# MATLAB: get members of histogram populations EXCLUDING those inbetween

The Problem

I have a (noisy) square wave signal and need to extract the data points that make up the 'baseline' and 'plateau' ONLY. I do not want data from the rise and fall. So far I have accomplished the following:

data points designated as 'baseline' or 'plateau' superimposed onto original signal I have defined 'baseline' data points as those from the minimum to the mean of the lowest 25% of signals + 1 standard deviation of the lowest 25% of signals.

Similarly I have defined 'plateau' data points as those from the maximum to the mean of the highest 25% of signals - 1 standard deviation of the highest 25% of signals.

This works ok, but as you can see: sometimes 1 standard deviation is not enough to encapsulate all of the baseline noise. 2 Standard deviations often encapsulate too much of the rise/fall of the signal.

Can anyone provide a more elegant solution to this?

My aim is to measure the signal to noise ratio of the square pulse, so I need to extract the populations that will give me baseline noise and the mean pulse height.

• @Suever I don't want to remove the noise. My aim here is to measure the signal:noise ratio of the square pulse. – Pete Apr 11 '16 at 16:06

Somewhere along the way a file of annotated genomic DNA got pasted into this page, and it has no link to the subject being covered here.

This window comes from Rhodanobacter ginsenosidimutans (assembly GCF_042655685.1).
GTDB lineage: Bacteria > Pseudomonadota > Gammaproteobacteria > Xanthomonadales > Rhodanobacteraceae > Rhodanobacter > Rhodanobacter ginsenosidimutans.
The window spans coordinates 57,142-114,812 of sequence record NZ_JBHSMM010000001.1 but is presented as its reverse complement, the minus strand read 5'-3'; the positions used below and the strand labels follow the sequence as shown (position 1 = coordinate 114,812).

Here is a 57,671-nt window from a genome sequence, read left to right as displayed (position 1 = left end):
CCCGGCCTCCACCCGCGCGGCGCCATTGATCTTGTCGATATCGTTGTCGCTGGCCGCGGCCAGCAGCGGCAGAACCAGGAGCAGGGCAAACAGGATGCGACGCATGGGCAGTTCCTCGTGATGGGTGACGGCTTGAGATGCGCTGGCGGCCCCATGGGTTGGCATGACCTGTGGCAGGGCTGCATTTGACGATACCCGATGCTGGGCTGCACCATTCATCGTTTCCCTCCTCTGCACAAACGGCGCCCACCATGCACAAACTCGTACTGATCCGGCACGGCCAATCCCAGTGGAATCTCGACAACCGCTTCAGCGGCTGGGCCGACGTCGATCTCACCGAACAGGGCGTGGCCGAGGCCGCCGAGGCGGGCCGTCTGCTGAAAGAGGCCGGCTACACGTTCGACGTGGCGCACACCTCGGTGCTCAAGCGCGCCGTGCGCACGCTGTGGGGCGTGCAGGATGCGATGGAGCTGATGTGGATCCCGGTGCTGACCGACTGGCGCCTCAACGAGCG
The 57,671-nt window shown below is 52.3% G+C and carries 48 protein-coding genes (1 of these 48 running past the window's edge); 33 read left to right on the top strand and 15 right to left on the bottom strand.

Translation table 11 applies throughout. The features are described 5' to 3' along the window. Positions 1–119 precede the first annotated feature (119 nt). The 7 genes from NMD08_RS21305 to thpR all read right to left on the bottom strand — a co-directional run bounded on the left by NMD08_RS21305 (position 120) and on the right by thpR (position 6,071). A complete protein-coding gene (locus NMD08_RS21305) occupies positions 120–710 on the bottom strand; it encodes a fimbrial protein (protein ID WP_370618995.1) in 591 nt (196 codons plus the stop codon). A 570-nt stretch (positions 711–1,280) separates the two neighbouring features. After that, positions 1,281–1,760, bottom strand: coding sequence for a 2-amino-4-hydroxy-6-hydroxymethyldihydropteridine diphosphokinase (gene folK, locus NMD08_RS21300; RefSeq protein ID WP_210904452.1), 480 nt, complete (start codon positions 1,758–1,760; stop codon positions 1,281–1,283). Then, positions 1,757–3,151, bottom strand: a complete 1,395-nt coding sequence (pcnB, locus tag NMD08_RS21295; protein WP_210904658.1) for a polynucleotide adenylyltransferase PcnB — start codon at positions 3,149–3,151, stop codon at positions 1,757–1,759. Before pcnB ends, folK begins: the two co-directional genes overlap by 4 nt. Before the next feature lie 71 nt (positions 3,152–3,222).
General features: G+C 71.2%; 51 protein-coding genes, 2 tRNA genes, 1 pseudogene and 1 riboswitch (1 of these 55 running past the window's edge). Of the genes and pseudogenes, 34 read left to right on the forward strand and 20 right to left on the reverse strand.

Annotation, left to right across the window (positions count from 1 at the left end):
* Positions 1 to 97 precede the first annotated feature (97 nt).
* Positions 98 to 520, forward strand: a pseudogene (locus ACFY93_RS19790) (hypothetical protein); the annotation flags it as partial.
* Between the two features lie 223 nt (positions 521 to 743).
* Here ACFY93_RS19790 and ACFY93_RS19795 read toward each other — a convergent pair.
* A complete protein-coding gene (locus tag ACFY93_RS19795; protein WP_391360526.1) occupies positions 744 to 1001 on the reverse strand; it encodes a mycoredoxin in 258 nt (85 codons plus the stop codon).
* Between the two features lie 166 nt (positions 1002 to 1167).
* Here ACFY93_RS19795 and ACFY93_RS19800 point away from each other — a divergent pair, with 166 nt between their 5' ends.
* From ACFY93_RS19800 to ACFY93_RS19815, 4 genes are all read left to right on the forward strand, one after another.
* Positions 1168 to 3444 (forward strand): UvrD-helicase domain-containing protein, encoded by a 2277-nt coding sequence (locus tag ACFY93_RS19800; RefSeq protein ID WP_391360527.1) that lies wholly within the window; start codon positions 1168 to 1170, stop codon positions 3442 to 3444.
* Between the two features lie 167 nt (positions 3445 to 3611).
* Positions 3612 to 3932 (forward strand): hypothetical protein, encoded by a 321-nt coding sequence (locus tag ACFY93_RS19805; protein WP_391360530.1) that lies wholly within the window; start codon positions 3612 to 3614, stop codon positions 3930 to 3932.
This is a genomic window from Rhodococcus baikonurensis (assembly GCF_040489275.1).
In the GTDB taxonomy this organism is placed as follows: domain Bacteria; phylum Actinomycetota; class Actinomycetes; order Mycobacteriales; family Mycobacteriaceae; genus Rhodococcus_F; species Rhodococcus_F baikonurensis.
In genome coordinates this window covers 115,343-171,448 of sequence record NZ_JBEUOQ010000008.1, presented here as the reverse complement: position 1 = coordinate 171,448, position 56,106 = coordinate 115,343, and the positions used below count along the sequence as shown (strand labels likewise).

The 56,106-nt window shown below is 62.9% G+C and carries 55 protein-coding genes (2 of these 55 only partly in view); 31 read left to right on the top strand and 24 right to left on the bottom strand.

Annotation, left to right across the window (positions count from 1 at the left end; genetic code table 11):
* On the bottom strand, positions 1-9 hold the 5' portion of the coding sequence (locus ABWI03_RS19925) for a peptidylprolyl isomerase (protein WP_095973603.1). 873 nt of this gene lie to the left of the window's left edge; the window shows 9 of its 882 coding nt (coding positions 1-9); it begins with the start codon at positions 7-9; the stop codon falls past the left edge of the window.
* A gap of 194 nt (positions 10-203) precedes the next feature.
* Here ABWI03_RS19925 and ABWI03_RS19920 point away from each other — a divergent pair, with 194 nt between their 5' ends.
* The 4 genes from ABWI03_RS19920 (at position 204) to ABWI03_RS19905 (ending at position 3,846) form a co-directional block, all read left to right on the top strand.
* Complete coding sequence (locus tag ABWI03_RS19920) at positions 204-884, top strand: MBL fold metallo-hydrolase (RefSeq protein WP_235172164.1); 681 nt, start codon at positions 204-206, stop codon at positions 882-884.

• I realize you don't want to remove the noise... You remove the noise only for binning into plateau and baseline. Then you can use the un-filtered signal (after binning) to do the analysis. – Suever Apr 11 '16 at 16:07
• IEC 60469 gives several algorithms to tackle this problem exactly, if you have access to that... – RPM Apr 11 '16 at 16:18
• @Suever So use the filtered signal to find the 'cut-offs' and then apply this to the unfiltered signal? Thanks, I will try this. – Pete Apr 11 '16 at 16:21
• Yes, that is what I meant. It's simple but may be enough. – Suever Apr 11 '16 at 16:26

Assumption

Compute the histogram of your data. There will be two peaks, as in the histogram you've shown. Extract the approximate positions of the peaks and use these values as starting values to fit two Gaussian curves to both peaks, each with the fit parameters $\mu$ (mean signal, i.e. position of the Gaussian) and $\sigma$ (width of the Gaussian).